‘Centrelink’s intimidating robo-debt letters make me feel like a criminal’

Sep 18, 2019
Centrelink issues robo-debt letters to pension recipients using its myGov services. Source: Getty Images

I check my email in the mornings. I do this to stay in touch with my world. But, there is one that gives me cold shivers and belly ache. It’s the dreaded myGov letter. In fear and trepidation I go through the rigmarole to get the code to open it up, and read. These letters never contain good news. They use language designed to intimidate and to cause stress. They use words that blame, condemn, and threaten. Sweeping blanket statements and accusations designed to make you shudder in your fluffy slippers.

Now I am thankful for my recently received pension. That was one Australian government letter I was thrilled to receive. I even celebrated with a senior’s card latte at my local cafe. I am grateful. I do all that they require.

I faithfully and scrupulously report my tiny income from my part-time job every fortnight. Yet, I regularly get a text message advising I need to be sure I am telling them all I earn. Of course, I do.

Recently I moved house and immediately sent in the form to advise of my rent, which was also signed by my landlady. Four weeks later my pension was mysteriously reduced because — as the myGov letter advised — I had not filled it in and sent it to them. “I have,” I almost wanted to scream, however, instead I have waited until the next morning and — after a sleepless night — contacted Centrelink and spoke to a nice woman who fixed it up immediately.

I know Centrelink has to communicate with its clients. But I question whether the letters have to be so threatening and heavy.

The tone implies we are all doing the wrong thing and are trying to deliberately defraud the government. Of course we’re not. Give us a break. We just want to get on with our lives balancing our budget and staying well.

When I was still working a few years ago I had emergency surgery and had to go on Newstart for a few weeks till I could get back to work. I was grateful. On returning to work I rang Centrelink every payday to inform them of what I had earned.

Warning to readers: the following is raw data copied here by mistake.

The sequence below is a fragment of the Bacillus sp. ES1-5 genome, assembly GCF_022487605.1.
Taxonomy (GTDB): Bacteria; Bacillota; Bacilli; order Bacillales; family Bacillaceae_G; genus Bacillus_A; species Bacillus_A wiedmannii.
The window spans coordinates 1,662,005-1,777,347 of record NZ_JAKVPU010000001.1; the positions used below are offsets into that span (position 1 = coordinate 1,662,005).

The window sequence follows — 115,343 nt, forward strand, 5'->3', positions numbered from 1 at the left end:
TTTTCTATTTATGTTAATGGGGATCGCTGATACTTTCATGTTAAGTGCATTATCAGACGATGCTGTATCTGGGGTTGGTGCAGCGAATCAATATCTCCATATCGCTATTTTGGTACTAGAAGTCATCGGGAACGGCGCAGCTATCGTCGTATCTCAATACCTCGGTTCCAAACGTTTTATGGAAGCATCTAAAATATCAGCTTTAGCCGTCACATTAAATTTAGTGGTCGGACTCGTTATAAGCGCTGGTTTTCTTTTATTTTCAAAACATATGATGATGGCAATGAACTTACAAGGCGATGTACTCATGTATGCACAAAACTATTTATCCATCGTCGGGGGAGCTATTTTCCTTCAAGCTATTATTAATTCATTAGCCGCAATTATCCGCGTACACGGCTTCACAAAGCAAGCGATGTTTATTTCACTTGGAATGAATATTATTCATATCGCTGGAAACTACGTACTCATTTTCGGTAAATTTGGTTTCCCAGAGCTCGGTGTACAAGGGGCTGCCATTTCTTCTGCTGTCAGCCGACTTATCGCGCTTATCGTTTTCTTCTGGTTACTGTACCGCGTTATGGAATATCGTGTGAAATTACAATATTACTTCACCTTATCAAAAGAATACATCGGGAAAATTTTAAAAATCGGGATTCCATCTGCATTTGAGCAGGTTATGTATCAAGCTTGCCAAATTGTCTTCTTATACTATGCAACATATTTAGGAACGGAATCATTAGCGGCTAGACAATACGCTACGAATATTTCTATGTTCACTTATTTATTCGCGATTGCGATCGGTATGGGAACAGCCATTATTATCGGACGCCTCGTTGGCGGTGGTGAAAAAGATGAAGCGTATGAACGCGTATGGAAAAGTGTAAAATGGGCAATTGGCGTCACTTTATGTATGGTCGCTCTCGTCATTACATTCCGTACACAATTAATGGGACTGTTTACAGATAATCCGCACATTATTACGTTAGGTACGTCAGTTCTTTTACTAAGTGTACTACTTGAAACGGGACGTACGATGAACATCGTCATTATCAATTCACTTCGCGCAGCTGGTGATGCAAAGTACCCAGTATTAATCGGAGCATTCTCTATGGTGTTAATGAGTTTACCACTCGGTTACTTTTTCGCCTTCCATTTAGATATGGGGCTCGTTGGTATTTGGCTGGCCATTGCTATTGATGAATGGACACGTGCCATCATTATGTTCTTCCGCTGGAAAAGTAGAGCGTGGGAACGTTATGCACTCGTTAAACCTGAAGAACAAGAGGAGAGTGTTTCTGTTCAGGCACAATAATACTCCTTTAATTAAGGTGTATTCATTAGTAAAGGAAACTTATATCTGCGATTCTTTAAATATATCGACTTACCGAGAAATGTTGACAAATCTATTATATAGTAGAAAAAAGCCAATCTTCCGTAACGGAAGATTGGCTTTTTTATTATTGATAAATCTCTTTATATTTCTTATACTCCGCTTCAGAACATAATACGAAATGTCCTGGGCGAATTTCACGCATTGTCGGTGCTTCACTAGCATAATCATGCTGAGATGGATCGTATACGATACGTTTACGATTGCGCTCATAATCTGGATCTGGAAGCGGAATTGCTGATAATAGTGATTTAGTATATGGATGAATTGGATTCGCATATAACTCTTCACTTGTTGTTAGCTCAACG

I wrote this down in my work diary and put the Centrelink receipt and the time I rang to report it there. I kept getting small amounts of money to which I was told I was entitled to. Finally it stopped when I informed them that they need not keep doing this.

Several years later when I had been forced to leave work due to chronic illness and was now on Newstart, I received another heart stopping myGov letter, which informed me I was to repay more than $700 due to overpayment. I was ill anyway, and as the bank statements needed were over seven years my bank kindly retrieved these for me.

Further stress ensued as I had to photograph each statement and put it on the app on my phone. I had my diaries to prove I had contacted Centrelink, the times and the dates. But no, the gentleman advised me even though the overpayment was not my fault I still had to pay. This caused huge stress as Newstart is minimal anyway. They would take a small amount for weeks and then suddenly without warning take half of your payment leaving you wondering how you were going to survive. I got through it, but now, I hate and fear those myGov letters.

Many of these could be rewritten with a bias leaning towards the idea that the client is actually doing the right thing, but may have made a small error. Accusations, threats and withholding payments without warning are not the way to go.

I realise that some people do rip the government off, but most — like me — are just doing the best they can with what they receive and are honest about their income and assets. I’d happily rewrite a few of these letters for them to start get them moving in the right direction.

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